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Hoops Happening: (UPDATE) Will the Lynx claw their way out of the partnership with Papa John’s?

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This is today in women’s basketball for Thursday July 12, 2018!

2016 WNBA Finals - Game Three
Minnesota Lynx Head Coach Cheryl Reeve has no time for nonsense.
Photo by Harry How/Getty Images

UPDATE: On Friday July 13, 2018, the Minnesota Lynx provided an update on this situation through a statement issued directly to Swish Appeal: “The Minnesota Lynx have suspended all current promotions with Papa John’s and will continue to evaluate the direction of their company in light of recent events.”


The pizza pies came tumbling down swift and heavy yesterday for Papa John’s following a report by Forbes that the company’s founder, John Schnatter, used the reviled N-word during a conference call.

With the pizza chain already embattled over Schnatter’s comments pertaining to the NFL’s handling (or mishandling) of player protests, Schnatter was left little choice but to resign.

In comments after stepping down, Schnatter said, “News reports attributing the use of inappropriate and hurtful language to me during a media training session regarding race are true. Regardless of the context, I apologize. Simply stated, racism has no place in our society.”

Of course, this sentiment is true: Racism has no place in our society. But this message rings somewhat hollow coming from Schnatter, especially when juxtaposed against what he actually said during the meeting.

In the Forbes piece, Noah Kirsch characterized Schnatter’s comments and tone this way:

On the May call, Schnatter was asked how he would distance himself from racist groups online. He responded by downplaying the significance of his NFL statement. “Colonel Sanders called blacks n-----s,” Schnatter said, before complaining that Sanders never faced public backlash.

In effect, Schnatter minimized his original mistakes and swept the importance of all of this under the rug. But that wasn’t enough, obviously, so he went ahead and pined for a bygone era in American history where Colonel Sanders called people the N-word without consequence.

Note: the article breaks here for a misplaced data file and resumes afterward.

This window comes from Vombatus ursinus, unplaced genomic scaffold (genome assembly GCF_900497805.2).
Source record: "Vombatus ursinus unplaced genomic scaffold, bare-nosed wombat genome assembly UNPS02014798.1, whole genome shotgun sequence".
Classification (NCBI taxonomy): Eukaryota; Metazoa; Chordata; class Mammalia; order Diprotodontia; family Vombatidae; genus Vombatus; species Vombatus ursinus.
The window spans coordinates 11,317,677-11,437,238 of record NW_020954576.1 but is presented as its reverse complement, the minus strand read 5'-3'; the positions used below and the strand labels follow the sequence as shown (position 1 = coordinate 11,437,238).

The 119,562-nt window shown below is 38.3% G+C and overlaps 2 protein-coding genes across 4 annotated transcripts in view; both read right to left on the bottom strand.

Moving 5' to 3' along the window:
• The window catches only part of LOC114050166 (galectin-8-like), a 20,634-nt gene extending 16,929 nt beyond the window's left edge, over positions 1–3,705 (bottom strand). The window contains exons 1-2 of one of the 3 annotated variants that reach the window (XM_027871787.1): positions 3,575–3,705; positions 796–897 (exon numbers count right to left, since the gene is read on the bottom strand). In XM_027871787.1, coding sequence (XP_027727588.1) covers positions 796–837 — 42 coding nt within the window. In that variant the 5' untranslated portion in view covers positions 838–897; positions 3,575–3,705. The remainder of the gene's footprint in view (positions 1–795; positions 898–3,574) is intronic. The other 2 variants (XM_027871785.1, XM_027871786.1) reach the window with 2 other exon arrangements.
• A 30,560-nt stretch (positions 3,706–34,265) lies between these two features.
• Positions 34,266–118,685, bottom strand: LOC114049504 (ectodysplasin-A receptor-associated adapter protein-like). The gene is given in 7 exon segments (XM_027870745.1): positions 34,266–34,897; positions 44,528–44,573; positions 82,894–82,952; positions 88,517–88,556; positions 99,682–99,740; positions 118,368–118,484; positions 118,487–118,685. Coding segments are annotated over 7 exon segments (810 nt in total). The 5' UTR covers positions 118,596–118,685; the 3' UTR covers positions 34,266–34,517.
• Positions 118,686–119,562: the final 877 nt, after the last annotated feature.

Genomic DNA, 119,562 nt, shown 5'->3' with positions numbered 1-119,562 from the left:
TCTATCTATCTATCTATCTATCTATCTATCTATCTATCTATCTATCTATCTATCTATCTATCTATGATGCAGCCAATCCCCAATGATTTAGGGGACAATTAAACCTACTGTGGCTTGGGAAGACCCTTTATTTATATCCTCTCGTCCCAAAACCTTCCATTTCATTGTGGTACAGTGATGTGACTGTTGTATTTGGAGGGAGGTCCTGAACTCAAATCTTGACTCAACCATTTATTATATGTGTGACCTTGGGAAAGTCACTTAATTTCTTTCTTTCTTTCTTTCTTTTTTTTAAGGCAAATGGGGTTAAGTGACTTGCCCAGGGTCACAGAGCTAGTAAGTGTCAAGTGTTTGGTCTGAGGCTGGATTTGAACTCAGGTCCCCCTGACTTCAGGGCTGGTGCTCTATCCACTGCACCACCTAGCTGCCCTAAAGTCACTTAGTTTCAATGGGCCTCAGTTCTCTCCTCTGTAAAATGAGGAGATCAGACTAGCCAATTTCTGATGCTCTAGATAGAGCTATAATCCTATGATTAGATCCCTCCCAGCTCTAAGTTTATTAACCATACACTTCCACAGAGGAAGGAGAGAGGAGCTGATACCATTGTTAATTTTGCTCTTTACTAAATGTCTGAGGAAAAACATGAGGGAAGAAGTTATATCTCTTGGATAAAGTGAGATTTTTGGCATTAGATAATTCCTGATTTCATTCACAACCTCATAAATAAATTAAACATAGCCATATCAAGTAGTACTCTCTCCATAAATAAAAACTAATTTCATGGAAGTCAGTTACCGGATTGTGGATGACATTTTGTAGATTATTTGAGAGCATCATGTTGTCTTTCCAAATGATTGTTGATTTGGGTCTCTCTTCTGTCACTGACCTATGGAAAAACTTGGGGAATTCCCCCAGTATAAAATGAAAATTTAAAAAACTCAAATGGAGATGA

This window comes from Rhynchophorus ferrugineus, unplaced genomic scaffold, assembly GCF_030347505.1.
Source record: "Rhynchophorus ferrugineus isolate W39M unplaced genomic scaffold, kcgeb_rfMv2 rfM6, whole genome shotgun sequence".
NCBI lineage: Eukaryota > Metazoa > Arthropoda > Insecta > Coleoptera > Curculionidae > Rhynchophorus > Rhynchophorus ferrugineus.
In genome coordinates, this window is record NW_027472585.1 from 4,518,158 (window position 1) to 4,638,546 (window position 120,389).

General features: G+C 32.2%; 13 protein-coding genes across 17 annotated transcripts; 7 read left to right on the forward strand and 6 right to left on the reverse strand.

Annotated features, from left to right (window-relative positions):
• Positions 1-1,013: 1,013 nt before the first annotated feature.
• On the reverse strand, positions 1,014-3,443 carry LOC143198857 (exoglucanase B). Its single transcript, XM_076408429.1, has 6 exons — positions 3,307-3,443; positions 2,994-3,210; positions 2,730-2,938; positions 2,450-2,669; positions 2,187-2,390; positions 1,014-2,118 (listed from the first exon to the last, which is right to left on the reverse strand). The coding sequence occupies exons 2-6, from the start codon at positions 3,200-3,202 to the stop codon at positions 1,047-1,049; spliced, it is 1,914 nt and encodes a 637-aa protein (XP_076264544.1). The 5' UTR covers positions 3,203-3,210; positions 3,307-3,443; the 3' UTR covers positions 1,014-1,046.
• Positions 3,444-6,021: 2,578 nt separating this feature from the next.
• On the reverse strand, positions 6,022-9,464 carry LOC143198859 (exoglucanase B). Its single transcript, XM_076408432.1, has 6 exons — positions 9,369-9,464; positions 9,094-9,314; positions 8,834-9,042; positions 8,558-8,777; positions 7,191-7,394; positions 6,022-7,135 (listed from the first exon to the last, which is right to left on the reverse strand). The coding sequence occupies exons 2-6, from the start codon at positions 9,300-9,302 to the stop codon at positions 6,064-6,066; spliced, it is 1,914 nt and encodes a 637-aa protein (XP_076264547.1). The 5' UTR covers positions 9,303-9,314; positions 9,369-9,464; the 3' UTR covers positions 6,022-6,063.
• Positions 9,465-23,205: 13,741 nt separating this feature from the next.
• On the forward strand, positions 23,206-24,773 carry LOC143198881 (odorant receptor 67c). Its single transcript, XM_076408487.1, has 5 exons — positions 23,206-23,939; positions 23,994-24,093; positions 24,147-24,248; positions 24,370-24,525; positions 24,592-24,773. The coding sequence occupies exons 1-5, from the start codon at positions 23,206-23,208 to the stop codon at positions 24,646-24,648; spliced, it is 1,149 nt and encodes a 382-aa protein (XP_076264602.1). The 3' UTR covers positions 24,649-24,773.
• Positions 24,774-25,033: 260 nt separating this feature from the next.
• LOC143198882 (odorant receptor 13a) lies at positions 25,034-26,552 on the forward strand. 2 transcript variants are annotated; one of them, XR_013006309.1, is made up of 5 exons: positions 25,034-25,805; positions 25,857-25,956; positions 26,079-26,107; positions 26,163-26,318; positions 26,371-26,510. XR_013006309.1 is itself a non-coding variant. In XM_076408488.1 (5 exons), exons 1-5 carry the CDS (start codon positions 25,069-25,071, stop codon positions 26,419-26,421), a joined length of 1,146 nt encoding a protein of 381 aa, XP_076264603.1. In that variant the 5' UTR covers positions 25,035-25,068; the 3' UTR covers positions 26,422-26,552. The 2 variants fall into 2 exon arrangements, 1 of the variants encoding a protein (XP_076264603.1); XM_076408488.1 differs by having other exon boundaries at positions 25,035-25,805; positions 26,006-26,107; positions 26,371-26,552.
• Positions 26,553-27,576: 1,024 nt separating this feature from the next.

That a conference call aimed at preventing a future public relations nightmare turned into an even bigger debacle proves that authenticity can’t be faked. If the goal is to avoid seeming racist rather than to avoid being racist, you’ve already failed. The only acceptable goal is to eradicate racism in all its forms, from wherever it may grow — whether in individuals, in a company’s culture or in society at-large.

But Papa John’s missed all of the points, choosing instead to entrust its embattled founder to fix a problem he already had demonstrated an inability to handle. The fallout, of course, furthers the lesson that the choice to patchwork optics rather than to clean up a problem in a meaningful way never comes to a good end.

After all of this went down yesterday, a fan tweeted a question to Minnesota Lynx Head Coach Cheryl Reeve, asking if the organization would drop Papa John’s as a sponsor.

Instead of hiding from the question, or from the issue, Reeve replied with unequivocal repudiation of racism and made it clear that dropping Papa John’s as a sponsor should be an option worthy of discussion.

But today, the Lynx organization was back to advertising discounted pies to their fan base to celebrate the Lynx’s Wednesday win over the Indiana Fever.

Minnesota Lynx via Twitter

Schnatter may be out at Papa John’s but that doesn’t mean the issues are resolved. That he was even allowed to do the conference call at all points to broader leadership issues at the company and an overall culture of cluelessness.